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For Those Who Pray for Peace
The Birth of the Picture Book My Hiroshima

Junko Morimoto
56th Graduating Class of Hirosima Jogakuin High School before the war Residing in Australia

 I have been living 60 years since that day. Actually, it seems more appropriate to say that I have been given my life. Since the time when I was 13 years old, many elements that were nothing short of miracles contributed to protect my life.
 The Atomic Bomb Dome in the summer a year after the bombing… the Hiroshima Industrial Hall… I immersed myself in drawing sketches of the people covered in wounds, standing on the scorched grounds, as if they had something to say. Looking back, I believe that subconsciously I was preparing for my picture book, My Hiroshima.

 Later I chose to study art and several times expressed my bomb experiences in oil paintings. But the paintings could not compare to the reality of my experience. As soon as the art show closed, the paintings were simply put into storage. They didn't fill the hollowness.
 Fifty years old! It was the turning point of my life. It took me ten years to move to Australia. My son, who had barely turned twenty, knocked on the door of a large publishing company and, as luck would have it, I was introduced to a famous editor-in-chief, Ms. A. I. Life made an unexpected turn and I entered the world of picture-book publishing. Ms. Y, my colleague and friend from my teaching days, used to push me to pass on my A-bomb experience for the next generation.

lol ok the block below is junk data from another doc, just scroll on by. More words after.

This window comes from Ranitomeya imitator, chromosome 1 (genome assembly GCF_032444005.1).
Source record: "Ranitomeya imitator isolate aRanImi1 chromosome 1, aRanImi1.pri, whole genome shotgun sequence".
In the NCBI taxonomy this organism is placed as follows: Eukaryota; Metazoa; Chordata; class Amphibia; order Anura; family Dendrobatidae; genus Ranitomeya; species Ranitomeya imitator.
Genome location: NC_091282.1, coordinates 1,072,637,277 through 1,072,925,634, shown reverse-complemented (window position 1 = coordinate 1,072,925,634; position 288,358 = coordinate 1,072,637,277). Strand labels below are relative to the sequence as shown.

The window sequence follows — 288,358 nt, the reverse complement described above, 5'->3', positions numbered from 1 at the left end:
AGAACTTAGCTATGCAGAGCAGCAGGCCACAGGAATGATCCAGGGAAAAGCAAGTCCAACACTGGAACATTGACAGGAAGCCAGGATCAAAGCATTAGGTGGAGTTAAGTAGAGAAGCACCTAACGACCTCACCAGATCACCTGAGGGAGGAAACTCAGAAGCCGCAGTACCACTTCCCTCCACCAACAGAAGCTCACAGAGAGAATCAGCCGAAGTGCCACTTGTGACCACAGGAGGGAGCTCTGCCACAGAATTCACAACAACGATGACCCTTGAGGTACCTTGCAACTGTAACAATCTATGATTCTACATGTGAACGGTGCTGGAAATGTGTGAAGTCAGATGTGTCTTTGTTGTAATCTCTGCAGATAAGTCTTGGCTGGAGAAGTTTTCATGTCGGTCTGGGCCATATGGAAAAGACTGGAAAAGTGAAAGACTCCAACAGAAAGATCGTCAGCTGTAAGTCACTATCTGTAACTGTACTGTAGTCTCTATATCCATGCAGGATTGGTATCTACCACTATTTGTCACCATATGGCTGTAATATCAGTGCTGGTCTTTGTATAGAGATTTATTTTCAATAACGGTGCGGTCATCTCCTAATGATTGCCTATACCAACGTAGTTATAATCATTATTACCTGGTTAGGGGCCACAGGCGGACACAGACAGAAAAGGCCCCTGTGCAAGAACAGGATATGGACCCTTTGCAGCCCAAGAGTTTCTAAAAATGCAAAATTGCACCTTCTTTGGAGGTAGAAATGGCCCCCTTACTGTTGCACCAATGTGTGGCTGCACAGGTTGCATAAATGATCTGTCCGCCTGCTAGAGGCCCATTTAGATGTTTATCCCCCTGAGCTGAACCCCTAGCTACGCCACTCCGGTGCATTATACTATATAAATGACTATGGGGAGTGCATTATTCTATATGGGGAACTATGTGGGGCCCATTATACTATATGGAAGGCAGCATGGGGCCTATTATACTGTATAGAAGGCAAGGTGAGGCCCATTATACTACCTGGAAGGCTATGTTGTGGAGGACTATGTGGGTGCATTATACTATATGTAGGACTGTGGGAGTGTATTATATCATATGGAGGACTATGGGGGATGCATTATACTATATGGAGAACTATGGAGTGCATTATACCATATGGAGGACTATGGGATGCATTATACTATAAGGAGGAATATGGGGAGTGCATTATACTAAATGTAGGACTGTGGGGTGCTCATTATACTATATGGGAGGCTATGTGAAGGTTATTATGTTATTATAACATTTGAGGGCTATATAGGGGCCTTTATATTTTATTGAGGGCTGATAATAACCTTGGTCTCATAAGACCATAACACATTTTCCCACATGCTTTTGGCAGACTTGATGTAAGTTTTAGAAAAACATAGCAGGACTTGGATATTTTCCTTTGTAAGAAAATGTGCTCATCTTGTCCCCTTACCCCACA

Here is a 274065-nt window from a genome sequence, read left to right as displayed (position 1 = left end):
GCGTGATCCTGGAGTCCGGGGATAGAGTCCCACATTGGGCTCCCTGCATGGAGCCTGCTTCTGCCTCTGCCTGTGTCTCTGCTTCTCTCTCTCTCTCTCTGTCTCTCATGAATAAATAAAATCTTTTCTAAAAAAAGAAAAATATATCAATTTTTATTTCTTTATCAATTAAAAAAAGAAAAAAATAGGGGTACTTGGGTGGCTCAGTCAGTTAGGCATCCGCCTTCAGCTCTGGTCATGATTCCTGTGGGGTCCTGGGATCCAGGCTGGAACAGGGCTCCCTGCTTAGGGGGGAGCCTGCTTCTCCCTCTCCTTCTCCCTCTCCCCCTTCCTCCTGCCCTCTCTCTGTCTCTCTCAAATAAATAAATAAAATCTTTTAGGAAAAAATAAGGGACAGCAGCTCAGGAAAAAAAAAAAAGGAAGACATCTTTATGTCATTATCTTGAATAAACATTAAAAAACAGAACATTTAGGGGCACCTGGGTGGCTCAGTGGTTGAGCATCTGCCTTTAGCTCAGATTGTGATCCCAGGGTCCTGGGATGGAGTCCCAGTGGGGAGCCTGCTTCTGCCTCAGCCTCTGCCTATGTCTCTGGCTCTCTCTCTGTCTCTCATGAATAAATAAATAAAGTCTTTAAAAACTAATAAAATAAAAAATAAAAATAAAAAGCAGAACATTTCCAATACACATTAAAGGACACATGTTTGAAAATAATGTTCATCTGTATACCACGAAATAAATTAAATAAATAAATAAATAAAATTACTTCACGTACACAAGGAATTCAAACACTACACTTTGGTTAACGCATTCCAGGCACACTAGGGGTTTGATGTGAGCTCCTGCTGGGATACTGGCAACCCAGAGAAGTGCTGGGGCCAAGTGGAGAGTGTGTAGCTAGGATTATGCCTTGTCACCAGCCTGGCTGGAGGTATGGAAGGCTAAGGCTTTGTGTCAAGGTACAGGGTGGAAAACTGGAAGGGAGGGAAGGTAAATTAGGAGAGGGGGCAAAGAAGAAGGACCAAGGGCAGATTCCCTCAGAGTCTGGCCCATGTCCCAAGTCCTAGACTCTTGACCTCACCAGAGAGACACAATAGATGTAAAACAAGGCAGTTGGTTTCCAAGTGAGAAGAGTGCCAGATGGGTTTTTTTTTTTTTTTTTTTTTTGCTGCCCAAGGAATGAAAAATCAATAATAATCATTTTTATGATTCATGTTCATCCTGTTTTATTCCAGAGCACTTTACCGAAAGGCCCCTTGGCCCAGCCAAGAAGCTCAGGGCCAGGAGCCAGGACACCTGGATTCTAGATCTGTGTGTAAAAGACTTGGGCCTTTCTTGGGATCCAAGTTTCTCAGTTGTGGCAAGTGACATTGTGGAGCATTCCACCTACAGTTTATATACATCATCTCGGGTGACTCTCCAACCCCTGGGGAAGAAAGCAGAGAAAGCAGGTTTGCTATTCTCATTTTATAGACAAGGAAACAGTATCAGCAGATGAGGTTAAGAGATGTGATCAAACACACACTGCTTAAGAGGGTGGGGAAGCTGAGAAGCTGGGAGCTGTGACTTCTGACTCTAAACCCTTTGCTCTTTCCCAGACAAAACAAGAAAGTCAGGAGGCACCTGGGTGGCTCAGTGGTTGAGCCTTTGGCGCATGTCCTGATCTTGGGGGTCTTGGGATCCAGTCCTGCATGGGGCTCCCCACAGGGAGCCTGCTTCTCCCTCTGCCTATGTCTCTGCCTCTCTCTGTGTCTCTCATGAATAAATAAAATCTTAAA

She was excited to hear that I was creating a picture book, and she sent me research materials and encouragements. Then, unexpectedly she passed away before I could fulfill my promise to her. I was filled with grief and regret. Finally when I was ready to carry on with my work, Ms. A. I. was there to help me.

 The labor was a painstaking process. I pictured my own body as a model when I drew pictures of female students with skin dangling from their fingertips. I imagined what I may have looked like had I been at the demolition site that day. Most of the time it was impossible to hold back my tears. Ms. Y's death gave me strength. In this manner, the picture book, My Hiroshima was born. The next year I returned to Japan and put the book on Ms. Y's Buddhist altar. I apologized to her from the bottom of my heart that I was unable to complete this book while she was still alive.

 Last year I was giving interviews for the NHK documentary program "Japanese in Far Away Lands." I was shocked to hear the words of the retired editor-in-chief Ms. A. I. She said that she had to fight for the creation of the picture book many times. Many meetings were held, and eventually she had to convince the CEO of the publishing company in London in order to get it published. I had no idea of this process behind the scenes. One of the reasons they didn't want to publish the book was because Japan used to be an enemy country. There was also the sensitive issue of torture of the British and Australian prisoners of war by the Japanese. Ms. A. I. insisted that we, as part of humanity, should teach our children the dreadful effects of the atomic bomb. I was very blessed to have met wonderful people such as her. I was able to bring out a picture book as a surviving witness of the event sixty years ago, thanks to being gifted with my life back then.

 Once again, I give deep gratitude to the invisible but powerful force that kept me alive.

… 73 years old